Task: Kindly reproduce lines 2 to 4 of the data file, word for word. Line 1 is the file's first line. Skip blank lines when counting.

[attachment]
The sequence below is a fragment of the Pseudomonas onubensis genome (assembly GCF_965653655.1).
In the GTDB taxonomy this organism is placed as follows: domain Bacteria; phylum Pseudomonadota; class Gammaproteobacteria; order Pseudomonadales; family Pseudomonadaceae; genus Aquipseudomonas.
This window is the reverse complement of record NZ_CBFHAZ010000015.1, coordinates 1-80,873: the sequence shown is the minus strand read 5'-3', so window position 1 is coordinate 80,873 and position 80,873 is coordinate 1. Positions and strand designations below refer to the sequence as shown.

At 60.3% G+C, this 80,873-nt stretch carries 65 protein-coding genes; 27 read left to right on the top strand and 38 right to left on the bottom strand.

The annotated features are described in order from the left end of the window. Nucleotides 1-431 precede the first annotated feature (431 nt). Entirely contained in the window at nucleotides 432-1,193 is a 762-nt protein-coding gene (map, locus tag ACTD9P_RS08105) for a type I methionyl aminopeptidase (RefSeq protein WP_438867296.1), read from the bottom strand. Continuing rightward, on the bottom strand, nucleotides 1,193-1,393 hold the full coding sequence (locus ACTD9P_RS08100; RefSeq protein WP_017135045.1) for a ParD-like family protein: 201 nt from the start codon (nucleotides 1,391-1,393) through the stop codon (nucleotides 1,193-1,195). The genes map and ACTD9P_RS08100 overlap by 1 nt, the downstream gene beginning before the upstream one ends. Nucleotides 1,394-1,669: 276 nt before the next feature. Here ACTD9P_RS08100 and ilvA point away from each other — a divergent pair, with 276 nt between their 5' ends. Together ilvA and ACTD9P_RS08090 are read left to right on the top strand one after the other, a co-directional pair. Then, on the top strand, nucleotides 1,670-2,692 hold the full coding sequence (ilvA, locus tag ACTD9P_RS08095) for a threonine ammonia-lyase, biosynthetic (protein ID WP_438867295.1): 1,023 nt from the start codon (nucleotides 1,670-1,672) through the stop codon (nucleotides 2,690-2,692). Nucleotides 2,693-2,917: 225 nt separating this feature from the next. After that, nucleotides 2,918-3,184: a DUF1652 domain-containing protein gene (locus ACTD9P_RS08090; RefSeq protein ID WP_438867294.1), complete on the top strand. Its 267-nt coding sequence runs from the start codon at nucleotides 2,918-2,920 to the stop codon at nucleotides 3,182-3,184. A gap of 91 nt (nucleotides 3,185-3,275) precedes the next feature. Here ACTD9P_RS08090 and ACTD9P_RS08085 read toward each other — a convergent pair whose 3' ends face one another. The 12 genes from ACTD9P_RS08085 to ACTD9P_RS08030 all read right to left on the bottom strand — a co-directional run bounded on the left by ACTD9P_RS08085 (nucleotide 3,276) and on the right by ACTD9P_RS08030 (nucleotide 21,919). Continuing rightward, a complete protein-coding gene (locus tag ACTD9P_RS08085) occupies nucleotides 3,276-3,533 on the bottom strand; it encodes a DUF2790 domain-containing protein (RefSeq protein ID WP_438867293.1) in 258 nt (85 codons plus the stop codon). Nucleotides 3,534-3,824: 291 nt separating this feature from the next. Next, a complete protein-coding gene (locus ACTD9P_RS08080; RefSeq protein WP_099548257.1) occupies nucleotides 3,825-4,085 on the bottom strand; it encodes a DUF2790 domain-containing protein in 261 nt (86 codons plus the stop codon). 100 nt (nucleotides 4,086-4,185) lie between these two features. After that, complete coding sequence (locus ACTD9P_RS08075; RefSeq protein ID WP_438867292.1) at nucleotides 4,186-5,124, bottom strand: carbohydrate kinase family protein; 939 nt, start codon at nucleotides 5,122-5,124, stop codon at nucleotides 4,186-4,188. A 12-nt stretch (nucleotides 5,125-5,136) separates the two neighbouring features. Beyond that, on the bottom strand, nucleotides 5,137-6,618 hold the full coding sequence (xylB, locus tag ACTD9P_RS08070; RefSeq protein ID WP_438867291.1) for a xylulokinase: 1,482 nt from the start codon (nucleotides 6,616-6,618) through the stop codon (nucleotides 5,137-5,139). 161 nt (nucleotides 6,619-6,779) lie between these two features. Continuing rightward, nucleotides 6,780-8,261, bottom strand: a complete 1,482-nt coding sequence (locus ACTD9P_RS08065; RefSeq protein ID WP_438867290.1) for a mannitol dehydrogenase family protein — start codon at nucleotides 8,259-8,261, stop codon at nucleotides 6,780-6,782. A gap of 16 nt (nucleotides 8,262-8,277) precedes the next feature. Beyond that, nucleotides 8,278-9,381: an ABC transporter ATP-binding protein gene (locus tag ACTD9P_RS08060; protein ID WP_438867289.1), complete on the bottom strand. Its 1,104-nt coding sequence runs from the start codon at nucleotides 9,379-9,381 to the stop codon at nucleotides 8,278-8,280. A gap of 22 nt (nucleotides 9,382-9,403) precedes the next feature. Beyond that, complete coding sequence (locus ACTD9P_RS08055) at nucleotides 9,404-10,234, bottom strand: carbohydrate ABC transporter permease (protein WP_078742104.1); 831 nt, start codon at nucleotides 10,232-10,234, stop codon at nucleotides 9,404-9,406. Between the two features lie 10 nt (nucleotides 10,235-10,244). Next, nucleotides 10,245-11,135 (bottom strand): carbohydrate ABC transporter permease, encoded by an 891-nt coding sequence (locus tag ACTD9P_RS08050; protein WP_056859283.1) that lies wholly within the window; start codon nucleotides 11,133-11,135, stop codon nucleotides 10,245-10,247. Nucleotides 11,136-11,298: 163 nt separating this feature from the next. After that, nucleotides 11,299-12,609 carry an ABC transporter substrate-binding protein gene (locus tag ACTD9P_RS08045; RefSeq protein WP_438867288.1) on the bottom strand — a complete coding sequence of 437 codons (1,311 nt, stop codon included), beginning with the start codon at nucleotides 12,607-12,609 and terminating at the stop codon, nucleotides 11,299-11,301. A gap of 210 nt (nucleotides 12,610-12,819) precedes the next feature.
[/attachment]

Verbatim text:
In the GTDB taxonomy this organism is placed as follows: domain Bacteria; phylum Pseudomonadota; class Gammaproteobacteria; order Pseudomonadales; family Pseudomonadaceae; genus Aquipseudomonas.
This window is the reverse complement of record NZ_CBFHAZ010000015.1, coordinates 1-80,873: the sequence shown is the minus strand read 5'-3', so window position 1 is coordinate 80,873 and position 80,873 is coordinate 1. Positions and strand designations below refer to the sequence as shown.

At 60.3% G+C, this 80,873-nt stretch carries 65 protein-coding genes; 27 read left to right on the top strand and 38 right to left on the bottom strand.